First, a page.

Our entire family was involved in this great new venture of raising the sugarcane farm. The crops grew up fast in line with our spirits. But suddenly a problem started. As the farm was very close to the forest wild boars started visiting at night to destroy the crops. It was a heart breaking scene to witness the destroyed crop in the morning. The only remedy for this was to keep a watch in the night and shoot the boars using a gun. Srinivasaiah was in possession of a licensed gun. We borrowed the gun and spent some money for purchasing the cartridges. For the first time in our life we saw a gun and were thrilled to hear that the same would be used to hunt down the wild boars. The gun was handed over to a man called Chowda. He was a cowherd who used to take care of grazing the cows and buffaloes of the entire village. He was appointed the night watchman.

We thought the menace would come to an end with the appointment of Chowda as the gun wielding night watchman. But to our surprise the menace continued. At the same time certain cartridges were found missing from Chowda’s gun! Chowda who had the exclusive possession of the gun could not offer proper explanation. Our investigations revealed that the cartridges were fired by Chowda to shoot forest birds. While he enjoyed the supper prepared out of this bird meat, the wild boars continued to enjoy their sugarcane dinner at night thoroughly! It was indeed a situation which called for appointment of another watchman to supervise the gun wielding watchman!

The issue was sorted out by my father and brother with one of them spending the night at the farm to supervise the nocturnal activities of our Chowda! Naturally the menace came to an end with our Chowda spending a few cartridges from his gun to shoot the wild boars.

As the crops became ripe for harvesting, the process of setting up the Alemane started. There was sufficient place in the farm itself to conduct this activity. A big oven was set up to place the Kopparige (a massive vessel) for boiling the sugarcane juice. Lots of firewood collected from the nearby forest was already in place. A big pandal was put up to cover the entire area of operation. About four Alemane specialists arrived from a place called Kardipura under the leadership of one man called Siddha. Within no time this Siddha became a part and parcel of our life and became a great hero for us.

On an appointed day the crusher and two pairs of bullocks arrived on the scene. The crusher was installed with a small ceremony. The crushing of sugarcane started with great celebrations. We spent most of our time in the Alemane and were reluctant to go home even for our meals. The food for the workers arrived from our home. We even spent certain nights in the Alemane itself with either our father or brother. It was great to witness the sugarcane being crushed by the crusher pulled by the pair of bullocks. The juice would then be poured into the big vessel which was mounted on the huge oven. One person had to ensure that the firewood was burning continuously and the level of burning of fire was uniform to ensure the proper formation of jaggery. Siddha would go on stirring the juice till the same got solidified in the form of jaggery. Siddha’s skill would be tested in the way the jaggery tasted later. His role was very critical and he had to monitor the activities continuously to ensure the best quality of output.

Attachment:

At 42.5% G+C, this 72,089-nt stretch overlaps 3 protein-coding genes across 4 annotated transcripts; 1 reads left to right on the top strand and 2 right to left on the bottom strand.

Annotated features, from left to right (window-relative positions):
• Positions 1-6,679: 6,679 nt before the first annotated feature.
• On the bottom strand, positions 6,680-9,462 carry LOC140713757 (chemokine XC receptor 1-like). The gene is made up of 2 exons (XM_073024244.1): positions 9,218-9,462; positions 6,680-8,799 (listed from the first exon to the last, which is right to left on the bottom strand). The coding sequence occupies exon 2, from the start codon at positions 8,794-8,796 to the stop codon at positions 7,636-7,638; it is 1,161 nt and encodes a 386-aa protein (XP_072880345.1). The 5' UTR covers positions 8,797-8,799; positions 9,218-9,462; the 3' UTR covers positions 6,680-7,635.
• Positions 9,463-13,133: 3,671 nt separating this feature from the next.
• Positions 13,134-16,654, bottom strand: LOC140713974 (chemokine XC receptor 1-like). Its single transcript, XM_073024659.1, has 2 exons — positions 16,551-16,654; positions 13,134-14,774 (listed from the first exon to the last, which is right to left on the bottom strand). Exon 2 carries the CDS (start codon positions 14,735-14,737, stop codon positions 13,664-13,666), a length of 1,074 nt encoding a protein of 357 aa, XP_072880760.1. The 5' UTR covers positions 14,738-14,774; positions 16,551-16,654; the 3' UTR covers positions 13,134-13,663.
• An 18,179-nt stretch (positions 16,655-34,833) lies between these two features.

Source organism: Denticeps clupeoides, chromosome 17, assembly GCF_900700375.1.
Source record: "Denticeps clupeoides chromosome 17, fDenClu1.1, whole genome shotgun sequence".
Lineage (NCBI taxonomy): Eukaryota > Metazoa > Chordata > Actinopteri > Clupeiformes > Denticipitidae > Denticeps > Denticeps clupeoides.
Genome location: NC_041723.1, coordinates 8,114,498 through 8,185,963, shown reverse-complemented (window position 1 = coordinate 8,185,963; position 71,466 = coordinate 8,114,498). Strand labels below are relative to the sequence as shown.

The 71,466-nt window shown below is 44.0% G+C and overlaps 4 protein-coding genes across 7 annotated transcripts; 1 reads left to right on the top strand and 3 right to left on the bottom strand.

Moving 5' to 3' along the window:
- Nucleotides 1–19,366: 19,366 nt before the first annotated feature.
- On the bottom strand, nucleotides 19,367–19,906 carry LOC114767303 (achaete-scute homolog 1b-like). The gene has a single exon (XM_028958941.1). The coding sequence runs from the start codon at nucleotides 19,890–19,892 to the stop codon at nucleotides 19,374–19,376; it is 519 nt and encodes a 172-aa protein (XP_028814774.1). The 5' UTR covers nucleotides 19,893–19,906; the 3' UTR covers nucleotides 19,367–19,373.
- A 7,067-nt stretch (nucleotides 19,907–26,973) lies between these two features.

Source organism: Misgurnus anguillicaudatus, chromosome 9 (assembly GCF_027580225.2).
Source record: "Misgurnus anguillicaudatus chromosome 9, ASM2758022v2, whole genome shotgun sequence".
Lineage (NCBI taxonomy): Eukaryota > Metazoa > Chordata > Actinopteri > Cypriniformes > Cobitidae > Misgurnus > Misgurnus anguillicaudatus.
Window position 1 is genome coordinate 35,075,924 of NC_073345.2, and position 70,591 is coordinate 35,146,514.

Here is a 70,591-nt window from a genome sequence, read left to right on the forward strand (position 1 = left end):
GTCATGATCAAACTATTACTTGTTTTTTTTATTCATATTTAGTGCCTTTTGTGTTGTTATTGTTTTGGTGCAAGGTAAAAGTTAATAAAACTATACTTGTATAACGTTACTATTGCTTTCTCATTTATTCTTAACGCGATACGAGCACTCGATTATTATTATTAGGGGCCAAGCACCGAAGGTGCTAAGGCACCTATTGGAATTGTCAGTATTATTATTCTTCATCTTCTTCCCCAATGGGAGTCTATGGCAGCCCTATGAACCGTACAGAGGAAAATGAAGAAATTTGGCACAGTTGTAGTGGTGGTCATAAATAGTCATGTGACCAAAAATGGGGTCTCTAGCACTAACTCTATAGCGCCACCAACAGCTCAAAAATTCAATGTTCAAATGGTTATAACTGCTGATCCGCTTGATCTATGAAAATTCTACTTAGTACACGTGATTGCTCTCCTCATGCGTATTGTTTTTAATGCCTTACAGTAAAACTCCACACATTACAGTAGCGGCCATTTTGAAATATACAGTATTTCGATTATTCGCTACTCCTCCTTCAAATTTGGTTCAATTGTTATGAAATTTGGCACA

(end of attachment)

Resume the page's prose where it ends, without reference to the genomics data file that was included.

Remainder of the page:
We could taste and enjoy several combinations of sugarcane juice mixed with lemon juice, ginger, etc. We also found a method of hanging partly ripe skinned banana fruit in the boiling sugarcane juice. They would be removed after they got a good coating of boiling juice. Such bananas tasted terrific! Siddha would also allow us to take out the foam formed on the surface of the boiling juice in small quantities. The same tasted wonderful. Overall, the days went off so sweetly for all of us literally!

Here I should mention the special culture of Malnad as far as the Alemane was concerned. Even though there used to be no formal invitation, all the villagers were expected to visit the Alemane and taste the sugarcane juice. If only one family member were to visit, he would be handed over a vessel full of sugarcane juice for the other members of the house. In fact such person was expected to bring his own vessel to carry the juice without any inhibitions! It was also customary to hand over a bundle of sugarcane cuttings for eating at home. This type of generosity in entertaining the guests was in fact a matter of routine! It was indeed believed that the more you entertained the guests, the more would be your sugarcane yield! The present day generation may not even believe that such a custom did exist. Thanks to the commercialization of our entire cultural life!